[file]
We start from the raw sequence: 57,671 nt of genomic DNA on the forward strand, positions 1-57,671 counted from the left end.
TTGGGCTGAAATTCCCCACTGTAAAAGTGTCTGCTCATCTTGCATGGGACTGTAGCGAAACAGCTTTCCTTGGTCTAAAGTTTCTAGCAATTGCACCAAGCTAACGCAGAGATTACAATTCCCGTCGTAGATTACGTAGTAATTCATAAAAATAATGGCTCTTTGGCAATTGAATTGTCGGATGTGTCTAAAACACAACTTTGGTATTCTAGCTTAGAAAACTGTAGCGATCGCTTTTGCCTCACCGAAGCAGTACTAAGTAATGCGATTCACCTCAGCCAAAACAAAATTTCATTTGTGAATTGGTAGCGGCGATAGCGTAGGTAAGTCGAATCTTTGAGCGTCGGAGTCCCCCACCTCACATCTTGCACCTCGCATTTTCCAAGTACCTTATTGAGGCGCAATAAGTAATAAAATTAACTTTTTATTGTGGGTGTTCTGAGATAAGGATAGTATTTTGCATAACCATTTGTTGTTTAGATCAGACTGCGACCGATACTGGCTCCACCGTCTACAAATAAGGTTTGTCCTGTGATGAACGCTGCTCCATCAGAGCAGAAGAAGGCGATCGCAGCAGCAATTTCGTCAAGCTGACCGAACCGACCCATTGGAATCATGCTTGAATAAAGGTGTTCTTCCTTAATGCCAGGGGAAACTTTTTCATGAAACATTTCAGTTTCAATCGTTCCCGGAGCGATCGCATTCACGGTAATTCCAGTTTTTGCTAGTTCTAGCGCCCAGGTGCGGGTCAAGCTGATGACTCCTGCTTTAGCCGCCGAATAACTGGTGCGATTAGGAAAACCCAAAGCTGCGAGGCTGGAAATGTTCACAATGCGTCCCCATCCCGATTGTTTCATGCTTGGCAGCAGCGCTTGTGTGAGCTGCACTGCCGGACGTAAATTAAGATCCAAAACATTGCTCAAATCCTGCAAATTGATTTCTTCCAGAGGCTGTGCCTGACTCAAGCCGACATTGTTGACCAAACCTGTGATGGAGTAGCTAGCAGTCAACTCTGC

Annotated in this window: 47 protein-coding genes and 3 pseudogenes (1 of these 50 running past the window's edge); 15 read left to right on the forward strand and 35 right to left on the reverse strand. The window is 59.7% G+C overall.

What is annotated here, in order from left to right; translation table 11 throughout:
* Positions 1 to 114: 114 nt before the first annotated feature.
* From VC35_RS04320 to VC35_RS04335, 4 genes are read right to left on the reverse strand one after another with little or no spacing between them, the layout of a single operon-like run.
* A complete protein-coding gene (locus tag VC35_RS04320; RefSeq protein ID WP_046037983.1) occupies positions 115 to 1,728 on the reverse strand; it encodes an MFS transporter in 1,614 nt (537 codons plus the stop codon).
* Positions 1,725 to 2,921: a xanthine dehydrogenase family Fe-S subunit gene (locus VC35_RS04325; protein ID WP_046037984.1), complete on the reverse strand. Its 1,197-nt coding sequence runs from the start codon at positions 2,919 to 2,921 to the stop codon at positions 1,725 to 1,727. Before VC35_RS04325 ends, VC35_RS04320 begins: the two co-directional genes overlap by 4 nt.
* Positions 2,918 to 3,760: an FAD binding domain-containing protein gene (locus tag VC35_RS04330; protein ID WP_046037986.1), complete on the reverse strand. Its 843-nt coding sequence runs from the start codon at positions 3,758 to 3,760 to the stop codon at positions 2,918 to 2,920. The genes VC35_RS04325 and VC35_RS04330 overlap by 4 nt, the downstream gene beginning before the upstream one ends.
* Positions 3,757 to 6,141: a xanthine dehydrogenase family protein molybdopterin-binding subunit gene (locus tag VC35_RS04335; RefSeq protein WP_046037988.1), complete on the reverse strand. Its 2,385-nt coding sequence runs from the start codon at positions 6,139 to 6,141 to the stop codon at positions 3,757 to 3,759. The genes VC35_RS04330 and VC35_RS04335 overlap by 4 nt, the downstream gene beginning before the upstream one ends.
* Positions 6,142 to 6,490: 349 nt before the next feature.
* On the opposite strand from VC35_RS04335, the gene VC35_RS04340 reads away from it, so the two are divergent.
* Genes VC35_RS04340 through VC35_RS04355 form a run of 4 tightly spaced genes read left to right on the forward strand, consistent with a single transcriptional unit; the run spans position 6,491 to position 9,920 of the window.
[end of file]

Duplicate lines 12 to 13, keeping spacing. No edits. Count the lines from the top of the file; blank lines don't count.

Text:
* On the opposite strand from VC35_RS04335, the gene VC35_RS04340 reads away from it, so the two are divergent.
* Genes VC35_RS04340 through VC35_RS04355 form a run of 4 tightly spaced genes read left to right on the forward strand, consistent with a single transcriptional unit; the run spans position 6,491 to position 9,920 of the window.